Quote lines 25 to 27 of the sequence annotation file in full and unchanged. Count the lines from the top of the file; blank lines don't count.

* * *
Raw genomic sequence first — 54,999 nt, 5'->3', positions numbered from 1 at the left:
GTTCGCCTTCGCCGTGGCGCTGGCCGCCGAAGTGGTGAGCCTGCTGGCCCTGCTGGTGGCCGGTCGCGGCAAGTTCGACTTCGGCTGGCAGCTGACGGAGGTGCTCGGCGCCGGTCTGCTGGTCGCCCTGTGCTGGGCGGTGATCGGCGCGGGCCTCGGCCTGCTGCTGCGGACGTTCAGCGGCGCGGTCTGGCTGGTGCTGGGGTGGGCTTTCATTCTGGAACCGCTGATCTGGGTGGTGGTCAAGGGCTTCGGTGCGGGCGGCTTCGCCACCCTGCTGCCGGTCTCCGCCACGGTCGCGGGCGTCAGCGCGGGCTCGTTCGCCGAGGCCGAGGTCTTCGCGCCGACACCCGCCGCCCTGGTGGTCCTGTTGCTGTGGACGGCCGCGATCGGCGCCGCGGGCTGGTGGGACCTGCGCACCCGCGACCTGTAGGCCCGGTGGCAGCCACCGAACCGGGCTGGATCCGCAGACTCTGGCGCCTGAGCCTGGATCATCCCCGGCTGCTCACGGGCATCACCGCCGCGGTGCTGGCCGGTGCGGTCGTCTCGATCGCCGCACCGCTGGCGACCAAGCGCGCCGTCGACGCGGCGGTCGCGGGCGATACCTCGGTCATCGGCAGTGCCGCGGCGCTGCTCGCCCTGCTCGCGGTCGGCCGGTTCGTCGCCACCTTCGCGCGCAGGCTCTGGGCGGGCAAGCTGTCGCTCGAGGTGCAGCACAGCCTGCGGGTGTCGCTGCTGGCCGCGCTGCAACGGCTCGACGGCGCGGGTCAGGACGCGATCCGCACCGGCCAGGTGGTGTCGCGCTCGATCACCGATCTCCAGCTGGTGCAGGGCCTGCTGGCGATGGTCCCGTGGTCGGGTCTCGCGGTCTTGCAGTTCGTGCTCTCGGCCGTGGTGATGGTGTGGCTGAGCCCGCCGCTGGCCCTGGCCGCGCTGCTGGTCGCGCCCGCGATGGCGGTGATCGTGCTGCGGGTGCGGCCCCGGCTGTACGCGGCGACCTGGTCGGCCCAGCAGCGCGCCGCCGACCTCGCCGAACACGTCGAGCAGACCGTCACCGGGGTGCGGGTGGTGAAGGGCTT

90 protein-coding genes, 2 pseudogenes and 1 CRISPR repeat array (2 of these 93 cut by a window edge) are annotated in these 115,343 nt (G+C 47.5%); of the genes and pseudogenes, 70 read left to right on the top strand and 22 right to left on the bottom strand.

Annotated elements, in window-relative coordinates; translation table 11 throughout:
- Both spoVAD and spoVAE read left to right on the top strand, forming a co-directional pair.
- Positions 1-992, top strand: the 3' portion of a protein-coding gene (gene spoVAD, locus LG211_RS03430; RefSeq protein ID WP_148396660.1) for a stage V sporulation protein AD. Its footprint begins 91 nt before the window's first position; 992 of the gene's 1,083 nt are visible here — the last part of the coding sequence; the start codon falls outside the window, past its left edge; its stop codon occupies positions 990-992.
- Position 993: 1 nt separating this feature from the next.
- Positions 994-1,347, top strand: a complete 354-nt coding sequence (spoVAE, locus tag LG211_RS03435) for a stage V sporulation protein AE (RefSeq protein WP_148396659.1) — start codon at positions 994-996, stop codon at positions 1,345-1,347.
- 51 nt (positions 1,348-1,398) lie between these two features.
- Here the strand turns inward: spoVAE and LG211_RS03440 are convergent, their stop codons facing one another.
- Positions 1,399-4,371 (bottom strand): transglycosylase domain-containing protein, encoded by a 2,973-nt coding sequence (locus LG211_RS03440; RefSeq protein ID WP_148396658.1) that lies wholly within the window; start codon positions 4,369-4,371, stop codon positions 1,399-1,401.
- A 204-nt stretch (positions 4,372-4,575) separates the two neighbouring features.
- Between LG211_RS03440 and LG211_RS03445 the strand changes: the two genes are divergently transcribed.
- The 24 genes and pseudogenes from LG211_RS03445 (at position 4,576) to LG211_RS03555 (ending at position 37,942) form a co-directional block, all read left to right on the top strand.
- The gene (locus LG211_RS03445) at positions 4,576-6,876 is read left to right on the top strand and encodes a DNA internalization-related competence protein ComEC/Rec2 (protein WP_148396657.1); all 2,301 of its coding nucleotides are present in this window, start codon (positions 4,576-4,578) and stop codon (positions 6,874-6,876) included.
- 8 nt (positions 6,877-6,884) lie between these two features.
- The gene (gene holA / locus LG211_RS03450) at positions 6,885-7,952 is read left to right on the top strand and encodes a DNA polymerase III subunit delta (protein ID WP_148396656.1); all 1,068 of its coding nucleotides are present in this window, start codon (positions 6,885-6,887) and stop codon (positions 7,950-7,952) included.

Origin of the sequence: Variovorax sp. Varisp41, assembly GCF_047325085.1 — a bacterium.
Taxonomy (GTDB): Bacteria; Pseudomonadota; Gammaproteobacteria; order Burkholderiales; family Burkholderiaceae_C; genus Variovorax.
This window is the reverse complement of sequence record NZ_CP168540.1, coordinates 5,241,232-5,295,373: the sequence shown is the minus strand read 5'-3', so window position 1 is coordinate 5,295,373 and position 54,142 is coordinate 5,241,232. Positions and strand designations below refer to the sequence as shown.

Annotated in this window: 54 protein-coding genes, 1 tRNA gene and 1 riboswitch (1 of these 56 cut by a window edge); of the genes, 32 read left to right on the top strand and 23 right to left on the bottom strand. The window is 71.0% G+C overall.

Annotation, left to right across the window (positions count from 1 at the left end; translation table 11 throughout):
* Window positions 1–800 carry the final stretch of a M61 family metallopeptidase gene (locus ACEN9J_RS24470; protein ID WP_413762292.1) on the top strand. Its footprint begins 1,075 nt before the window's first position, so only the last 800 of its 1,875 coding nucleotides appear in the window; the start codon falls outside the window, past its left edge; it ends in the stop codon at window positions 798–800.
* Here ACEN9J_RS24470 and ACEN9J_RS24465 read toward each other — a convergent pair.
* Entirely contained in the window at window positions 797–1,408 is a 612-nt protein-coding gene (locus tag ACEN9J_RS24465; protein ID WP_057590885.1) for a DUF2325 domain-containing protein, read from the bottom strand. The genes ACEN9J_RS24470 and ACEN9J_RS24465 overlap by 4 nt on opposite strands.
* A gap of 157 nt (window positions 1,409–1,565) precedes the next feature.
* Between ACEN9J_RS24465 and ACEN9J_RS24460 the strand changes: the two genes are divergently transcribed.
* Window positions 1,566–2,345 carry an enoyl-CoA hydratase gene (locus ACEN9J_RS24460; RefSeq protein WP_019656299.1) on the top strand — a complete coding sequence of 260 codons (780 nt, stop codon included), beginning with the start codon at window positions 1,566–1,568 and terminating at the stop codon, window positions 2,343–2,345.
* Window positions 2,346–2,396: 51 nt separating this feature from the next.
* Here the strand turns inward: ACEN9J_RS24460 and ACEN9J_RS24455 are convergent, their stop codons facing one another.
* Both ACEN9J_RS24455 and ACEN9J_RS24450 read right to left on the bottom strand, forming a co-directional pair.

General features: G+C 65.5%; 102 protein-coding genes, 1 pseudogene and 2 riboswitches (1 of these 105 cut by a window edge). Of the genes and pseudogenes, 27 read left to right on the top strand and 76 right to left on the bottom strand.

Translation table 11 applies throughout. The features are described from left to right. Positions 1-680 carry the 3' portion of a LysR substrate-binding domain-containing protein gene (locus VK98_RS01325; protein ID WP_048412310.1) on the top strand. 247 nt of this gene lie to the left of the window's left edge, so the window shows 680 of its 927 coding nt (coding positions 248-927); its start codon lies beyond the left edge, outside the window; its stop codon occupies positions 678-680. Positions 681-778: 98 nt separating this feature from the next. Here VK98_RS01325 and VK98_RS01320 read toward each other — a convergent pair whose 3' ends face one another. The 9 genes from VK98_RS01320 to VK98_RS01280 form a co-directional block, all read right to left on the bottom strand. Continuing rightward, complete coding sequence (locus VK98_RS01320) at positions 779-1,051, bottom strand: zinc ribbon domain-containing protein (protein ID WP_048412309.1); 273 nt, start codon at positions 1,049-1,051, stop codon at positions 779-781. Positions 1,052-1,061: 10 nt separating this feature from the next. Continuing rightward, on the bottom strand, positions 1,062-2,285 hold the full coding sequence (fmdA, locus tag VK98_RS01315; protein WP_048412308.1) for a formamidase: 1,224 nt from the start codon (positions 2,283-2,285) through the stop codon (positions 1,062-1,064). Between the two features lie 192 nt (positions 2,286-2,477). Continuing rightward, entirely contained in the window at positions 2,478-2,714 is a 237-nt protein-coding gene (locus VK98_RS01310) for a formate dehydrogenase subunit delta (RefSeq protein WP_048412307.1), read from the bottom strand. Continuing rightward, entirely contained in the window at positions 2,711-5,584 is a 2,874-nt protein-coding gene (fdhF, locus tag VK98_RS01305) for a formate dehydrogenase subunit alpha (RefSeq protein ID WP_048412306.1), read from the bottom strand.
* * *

* Entirely contained in the window at window positions 797–1,408 is a 612-nt protein-coding gene (locus tag ACEN9J_RS24465; protein ID WP_057590885.1) for a DUF2325 domain-containing protein, read from the bottom strand. The genes ACEN9J_RS24470 and ACEN9J_RS24465 overlap by 4 nt on opposite strands.
* A gap of 157 nt (window positions 1,409–1,565) precedes the next feature.
* Between ACEN9J_RS24465 and ACEN9J_RS24460 the strand changes: the two genes are divergently transcribed.